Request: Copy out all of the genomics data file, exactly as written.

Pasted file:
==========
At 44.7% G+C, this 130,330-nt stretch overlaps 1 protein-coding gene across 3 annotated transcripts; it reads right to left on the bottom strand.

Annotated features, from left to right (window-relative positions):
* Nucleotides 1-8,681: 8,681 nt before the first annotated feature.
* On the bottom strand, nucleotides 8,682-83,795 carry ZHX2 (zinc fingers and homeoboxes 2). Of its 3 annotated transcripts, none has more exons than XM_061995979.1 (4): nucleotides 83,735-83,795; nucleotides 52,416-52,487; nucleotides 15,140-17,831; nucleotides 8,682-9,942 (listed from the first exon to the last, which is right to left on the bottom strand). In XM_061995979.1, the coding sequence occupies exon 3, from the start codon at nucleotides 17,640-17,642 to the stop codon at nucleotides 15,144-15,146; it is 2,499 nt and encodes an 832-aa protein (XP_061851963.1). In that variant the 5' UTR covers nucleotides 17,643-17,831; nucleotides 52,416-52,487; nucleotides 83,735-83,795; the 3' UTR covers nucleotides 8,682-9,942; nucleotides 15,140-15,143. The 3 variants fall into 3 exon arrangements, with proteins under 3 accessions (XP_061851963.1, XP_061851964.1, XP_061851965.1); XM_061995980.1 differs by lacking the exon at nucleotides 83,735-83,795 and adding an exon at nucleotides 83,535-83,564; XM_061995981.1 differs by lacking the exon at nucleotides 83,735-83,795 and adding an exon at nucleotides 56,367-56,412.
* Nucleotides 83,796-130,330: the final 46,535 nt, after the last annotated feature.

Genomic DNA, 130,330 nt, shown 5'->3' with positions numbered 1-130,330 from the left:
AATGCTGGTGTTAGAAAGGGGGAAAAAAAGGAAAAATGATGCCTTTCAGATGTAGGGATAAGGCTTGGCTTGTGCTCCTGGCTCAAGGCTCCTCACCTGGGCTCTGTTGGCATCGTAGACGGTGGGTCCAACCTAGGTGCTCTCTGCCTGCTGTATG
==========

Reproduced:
At 44.7% G+C, this 130,330-nt stretch overlaps 1 protein-coding gene across 3 annotated transcripts; it reads right to left on the bottom strand.

Annotated features, from left to right (window-relative positions):
* Nucleotides 1-8,681: 8,681 nt before the first annotated feature.
* On the bottom strand, nucleotides 8,682-83,795 carry ZHX2 (zinc fingers and homeoboxes 2). Of its 3 annotated transcripts, none has more exons than XM_061995979.1 (4): nucleotides 83,735-83,795; nucleotides 52,416-52,487; nucleotides 15,140-17,831; nucleotides 8,682-9,942 (listed from the first exon to the last, which is right to left on the bottom strand). In XM_061995979.1, the coding sequence occupies exon 3, from the start codon at nucleotides 17,640-17,642 to the stop codon at nucleotides 15,144-15,146; it is 2,499 nt and encodes an 832-aa protein (XP_061851963.1). In that variant the 5' UTR covers nucleotides 17,643-17,831; nucleotides 52,416-52,487; nucleotides 83,735-83,795; the 3' UTR covers nucleotides 8,682-9,942; nucleotides 15,140-15,143. The 3 variants fall into 3 exon arrangements, with proteins under 3 accessions (XP_061851963.1, XP_061851964.1, XP_061851965.1); XM_061995980.1 differs by lacking the exon at nucleotides 83,735-83,795 and adding an exon at nucleotides 83,535-83,564; XM_061995981.1 differs by lacking the exon at nucleotides 83,735-83,795 and adding an exon at nucleotides 56,367-56,412.
* Nucleotides 83,796-130,330: the final 46,535 nt, after the last annotated feature.

Genomic DNA, 130,330 nt, shown 5'->3' with positions numbered 1-130,330 from the left:
AATGCTGGTGTTAGAAAGGGGGAAAAAAAGGAAAAATGATGCCTTTCAGATGTAGGGATAAGGCTTGGCTTGTGCTCCTGGCTCAAGGCTCCTCACCTGGGCTCTGTTGGCATCGTAGACGGTGGGTCCAACCTAGGTGCTCTCTGCCTGCTGTATG